Macquarie Group has indicated its result for the full year will be down on the previous year’s profit of $2.9 billion.
The company released its softened outlook when it hosted its group operational briefing for the year on Tuesday, following its third quarter of FY2020 (the three months leading up to December).
Macquarie cited a number of factors, including market conditions and geopolitical events, potential regulatory changes and tax uncertainties.
The main downfall named was “significantly lower” investment-related income with Macquarie Capital, compared to a strong prior corresponding period that benefitted from large asset realisations.
The bank also launched a $400 capital raise, through the offer of Macquarie Capital Notes 2 to its shareholders.
However, the annuity-style businesses (Macquarie Asset Management [MAM] and Banking and Financial Services [BFS]) were reported to have higher net profit contributions for the quarter, up on the same period the year before.
MAM has contributed 39 per cent while BFS takes up 13 per cent of the group’s profit.
Their net profit contribution for the nine months leading to 31 December (FY20 YTD) were reported to increase due to higher base and performance fees in MAM and continued volume growth, offset by margin pressure in the BFS segment.
MAM had assets under management (AUM) of $587.5 billion as at 31 December, up 5 per cent on the prior quarter.
Macquarie Investment Management (MIM) saw its assets under management reach $384.2 billion, up 6 per cent on the September quarter.
The boost was said to be mostly driven by acquisition of assets related to the mutual fund management business of Foresters Investment Management and market movements.
In December, Macquarie entered into a sales agreement with Sunsuper, to sell a 25 per cent stake of its aircraft leasing business, Macquarie AirFinance. Months before, Dutch pension fund PGGM had also taken a quarter stake in the business.
Meanwhile, the markets-facing businesses (Commodities and Global Markets (CGM) and Macquarie Capital) saw their combined net profit contribution fall from the year before.
The annuity businesses were projected to produce around 60 per cent of the group’s profit in the first half, while the markets-facing businesses contributed the remaining 40 per cent. In contrast, the split in FY19 was 53:47 for annuities and markets.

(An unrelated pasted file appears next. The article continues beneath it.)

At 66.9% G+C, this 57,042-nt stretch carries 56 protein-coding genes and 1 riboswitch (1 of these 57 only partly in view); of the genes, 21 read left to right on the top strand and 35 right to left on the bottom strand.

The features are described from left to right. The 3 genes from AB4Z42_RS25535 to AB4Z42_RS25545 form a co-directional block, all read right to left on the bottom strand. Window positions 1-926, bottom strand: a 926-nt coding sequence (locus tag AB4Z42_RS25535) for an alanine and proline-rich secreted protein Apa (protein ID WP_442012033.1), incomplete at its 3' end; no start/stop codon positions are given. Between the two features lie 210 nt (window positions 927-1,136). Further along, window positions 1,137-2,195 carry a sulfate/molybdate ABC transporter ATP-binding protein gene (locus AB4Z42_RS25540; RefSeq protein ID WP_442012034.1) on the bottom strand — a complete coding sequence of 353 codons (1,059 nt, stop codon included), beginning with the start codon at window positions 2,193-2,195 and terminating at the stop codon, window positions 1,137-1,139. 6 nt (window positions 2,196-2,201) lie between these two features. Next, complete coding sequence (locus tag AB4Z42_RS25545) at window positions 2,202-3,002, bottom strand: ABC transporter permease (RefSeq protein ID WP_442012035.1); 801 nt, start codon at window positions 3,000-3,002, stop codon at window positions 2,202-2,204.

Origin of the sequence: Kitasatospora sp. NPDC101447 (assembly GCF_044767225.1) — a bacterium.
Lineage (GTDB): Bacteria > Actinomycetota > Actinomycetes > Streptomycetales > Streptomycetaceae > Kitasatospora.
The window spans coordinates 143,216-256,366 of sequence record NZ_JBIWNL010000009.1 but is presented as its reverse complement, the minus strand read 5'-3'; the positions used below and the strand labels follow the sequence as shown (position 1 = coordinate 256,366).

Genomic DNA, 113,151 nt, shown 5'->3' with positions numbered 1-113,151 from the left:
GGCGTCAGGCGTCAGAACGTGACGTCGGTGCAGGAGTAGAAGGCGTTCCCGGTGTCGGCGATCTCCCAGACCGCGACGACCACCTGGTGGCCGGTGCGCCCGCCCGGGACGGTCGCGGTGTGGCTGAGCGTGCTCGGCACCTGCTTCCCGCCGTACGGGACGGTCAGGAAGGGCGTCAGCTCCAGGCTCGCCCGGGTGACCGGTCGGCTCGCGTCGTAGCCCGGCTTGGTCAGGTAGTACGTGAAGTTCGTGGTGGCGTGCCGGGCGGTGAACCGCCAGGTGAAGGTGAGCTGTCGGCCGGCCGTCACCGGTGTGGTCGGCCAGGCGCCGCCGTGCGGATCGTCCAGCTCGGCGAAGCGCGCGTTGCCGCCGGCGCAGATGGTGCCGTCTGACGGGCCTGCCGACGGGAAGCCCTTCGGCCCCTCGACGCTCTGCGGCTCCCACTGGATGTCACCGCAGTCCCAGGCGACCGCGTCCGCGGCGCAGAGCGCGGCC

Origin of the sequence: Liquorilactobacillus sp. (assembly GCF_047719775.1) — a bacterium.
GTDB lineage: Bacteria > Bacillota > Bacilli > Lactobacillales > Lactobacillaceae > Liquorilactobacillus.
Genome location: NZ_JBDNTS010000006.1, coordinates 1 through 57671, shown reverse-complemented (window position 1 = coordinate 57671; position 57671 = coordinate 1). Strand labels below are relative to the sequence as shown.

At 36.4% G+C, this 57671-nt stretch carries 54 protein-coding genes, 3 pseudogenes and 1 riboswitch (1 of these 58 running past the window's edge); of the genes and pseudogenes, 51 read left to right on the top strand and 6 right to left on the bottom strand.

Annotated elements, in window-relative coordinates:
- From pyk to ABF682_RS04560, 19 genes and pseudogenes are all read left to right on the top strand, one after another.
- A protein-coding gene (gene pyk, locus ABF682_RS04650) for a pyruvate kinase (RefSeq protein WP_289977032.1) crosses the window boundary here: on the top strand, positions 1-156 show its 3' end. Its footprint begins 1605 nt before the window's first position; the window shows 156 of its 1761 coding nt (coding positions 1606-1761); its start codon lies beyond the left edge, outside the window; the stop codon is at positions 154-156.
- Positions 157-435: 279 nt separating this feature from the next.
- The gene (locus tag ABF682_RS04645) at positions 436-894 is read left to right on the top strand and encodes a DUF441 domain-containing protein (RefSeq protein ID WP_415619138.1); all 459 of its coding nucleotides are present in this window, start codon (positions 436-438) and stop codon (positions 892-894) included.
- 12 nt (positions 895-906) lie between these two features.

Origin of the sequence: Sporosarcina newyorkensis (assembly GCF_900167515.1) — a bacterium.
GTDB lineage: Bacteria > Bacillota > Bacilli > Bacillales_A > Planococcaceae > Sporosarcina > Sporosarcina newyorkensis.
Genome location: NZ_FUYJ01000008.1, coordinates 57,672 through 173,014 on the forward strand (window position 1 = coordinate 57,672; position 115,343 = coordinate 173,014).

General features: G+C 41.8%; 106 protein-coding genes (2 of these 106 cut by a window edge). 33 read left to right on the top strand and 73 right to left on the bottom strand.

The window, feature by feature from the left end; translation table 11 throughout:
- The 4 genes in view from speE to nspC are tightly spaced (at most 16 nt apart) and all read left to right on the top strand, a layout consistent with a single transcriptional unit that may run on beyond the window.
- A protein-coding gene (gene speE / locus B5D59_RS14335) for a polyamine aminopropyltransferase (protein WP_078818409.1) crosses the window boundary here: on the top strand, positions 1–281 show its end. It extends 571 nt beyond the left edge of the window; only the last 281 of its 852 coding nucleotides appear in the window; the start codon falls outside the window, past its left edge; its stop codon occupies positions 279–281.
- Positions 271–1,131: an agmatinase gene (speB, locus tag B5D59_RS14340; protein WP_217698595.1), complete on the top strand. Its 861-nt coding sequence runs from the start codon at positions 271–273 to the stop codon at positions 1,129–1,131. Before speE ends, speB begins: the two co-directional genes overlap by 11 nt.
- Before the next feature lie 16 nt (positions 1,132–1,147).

CGM was the largest contributor to the group, with a 40 per cent portion of the group’s profit for FY20 YTD, while Macquarie Capital generated 8 per cent.
Despite the downgrade, chief executive Shemara Wikramanayake has remained positive for the longer term future of the bank.
“Macquarie remains well positioned to deliver superior performance in the medium term due to: our deep expertise in major markets, building on our strength in business and geographic diversity and ability to adapt our portfolio mix to changing market conditions; the ongoing program to identify cost savings initiatives and efficiency; a strong and conservative balance sheet and a proven risk management framework and culture,” she said.
The group has released its results after it recently admitted 60 of its former and current staff, including its chief, are suspects in an investigation around a German tax evasion scandal.
Sarah Simpkins is a journalist at Momentum Media, reporting primarily on banking, financial services and wealth.
Prior to joining the team in 2018, Sarah worked in trade media and produced stories for a current affairs program on community radio.
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